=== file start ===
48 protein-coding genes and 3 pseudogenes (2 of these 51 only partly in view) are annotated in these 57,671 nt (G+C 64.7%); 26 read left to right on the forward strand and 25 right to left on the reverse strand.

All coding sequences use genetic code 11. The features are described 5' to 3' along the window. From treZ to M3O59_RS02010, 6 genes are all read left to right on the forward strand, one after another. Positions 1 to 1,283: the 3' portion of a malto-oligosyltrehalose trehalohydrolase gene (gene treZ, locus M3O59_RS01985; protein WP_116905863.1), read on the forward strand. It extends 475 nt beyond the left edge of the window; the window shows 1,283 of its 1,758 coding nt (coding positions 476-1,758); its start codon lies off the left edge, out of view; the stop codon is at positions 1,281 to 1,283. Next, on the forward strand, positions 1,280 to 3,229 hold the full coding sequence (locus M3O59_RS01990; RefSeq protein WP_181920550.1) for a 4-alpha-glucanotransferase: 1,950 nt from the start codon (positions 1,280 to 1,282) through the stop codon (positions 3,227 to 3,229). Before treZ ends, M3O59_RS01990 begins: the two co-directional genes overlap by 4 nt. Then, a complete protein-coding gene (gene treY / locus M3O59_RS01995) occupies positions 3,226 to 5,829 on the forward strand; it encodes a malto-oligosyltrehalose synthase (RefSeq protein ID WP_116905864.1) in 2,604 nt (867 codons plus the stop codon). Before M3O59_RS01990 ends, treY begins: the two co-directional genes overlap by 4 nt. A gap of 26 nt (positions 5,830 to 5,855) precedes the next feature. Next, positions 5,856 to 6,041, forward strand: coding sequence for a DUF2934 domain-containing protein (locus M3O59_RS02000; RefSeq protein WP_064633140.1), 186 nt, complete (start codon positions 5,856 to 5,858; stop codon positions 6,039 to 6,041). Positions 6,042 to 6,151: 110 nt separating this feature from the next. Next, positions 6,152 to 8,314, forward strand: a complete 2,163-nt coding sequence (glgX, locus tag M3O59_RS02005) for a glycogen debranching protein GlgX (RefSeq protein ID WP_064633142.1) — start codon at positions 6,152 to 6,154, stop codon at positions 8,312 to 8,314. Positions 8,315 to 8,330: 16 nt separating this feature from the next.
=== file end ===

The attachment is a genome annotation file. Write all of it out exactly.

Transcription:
48 protein-coding genes and 3 pseudogenes (2 of these 51 only partly in view) are annotated in these 57,671 nt (G+C 64.7%); 26 read left to right on the forward strand and 25 right to left on the reverse strand.

All coding sequences use genetic code 11. The features are described 5' to 3' along the window. From treZ to M3O59_RS02010, 6 genes are all read left to right on the forward strand, one after another. Positions 1 to 1,283: the 3' portion of a malto-oligosyltrehalose trehalohydrolase gene (gene treZ, locus M3O59_RS01985; protein WP_116905863.1), read on the forward strand. It extends 475 nt beyond the left edge of the window; the window shows 1,283 of its 1,758 coding nt (coding positions 476-1,758); its start codon lies off the left edge, out of view; the stop codon is at positions 1,281 to 1,283. Next, on the forward strand, positions 1,280 to 3,229 hold the full coding sequence (locus M3O59_RS01990; RefSeq protein WP_181920550.1) for a 4-alpha-glucanotransferase: 1,950 nt from the start codon (positions 1,280 to 1,282) through the stop codon (positions 3,227 to 3,229). Before treZ ends, M3O59_RS01990 begins: the two co-directional genes overlap by 4 nt. Then, a complete protein-coding gene (gene treY / locus M3O59_RS01995) occupies positions 3,226 to 5,829 on the forward strand; it encodes a malto-oligosyltrehalose synthase (RefSeq protein ID WP_116905864.1) in 2,604 nt (867 codons plus the stop codon). Before M3O59_RS01990 ends, treY begins: the two co-directional genes overlap by 4 nt. A gap of 26 nt (positions 5,830 to 5,855) precedes the next feature. Next, positions 5,856 to 6,041, forward strand: coding sequence for a DUF2934 domain-containing protein (locus M3O59_RS02000; RefSeq protein WP_064633140.1), 186 nt, complete (start codon positions 5,856 to 5,858; stop codon positions 6,039 to 6,041). Positions 6,042 to 6,151: 110 nt separating this feature from the next. Next, positions 6,152 to 8,314, forward strand: a complete 2,163-nt coding sequence (glgX, locus tag M3O59_RS02005) for a glycogen debranching protein GlgX (RefSeq protein ID WP_064633142.1) — start codon at positions 6,152 to 6,154, stop codon at positions 8,312 to 8,314. Positions 8,315 to 8,330: 16 nt separating this feature from the next.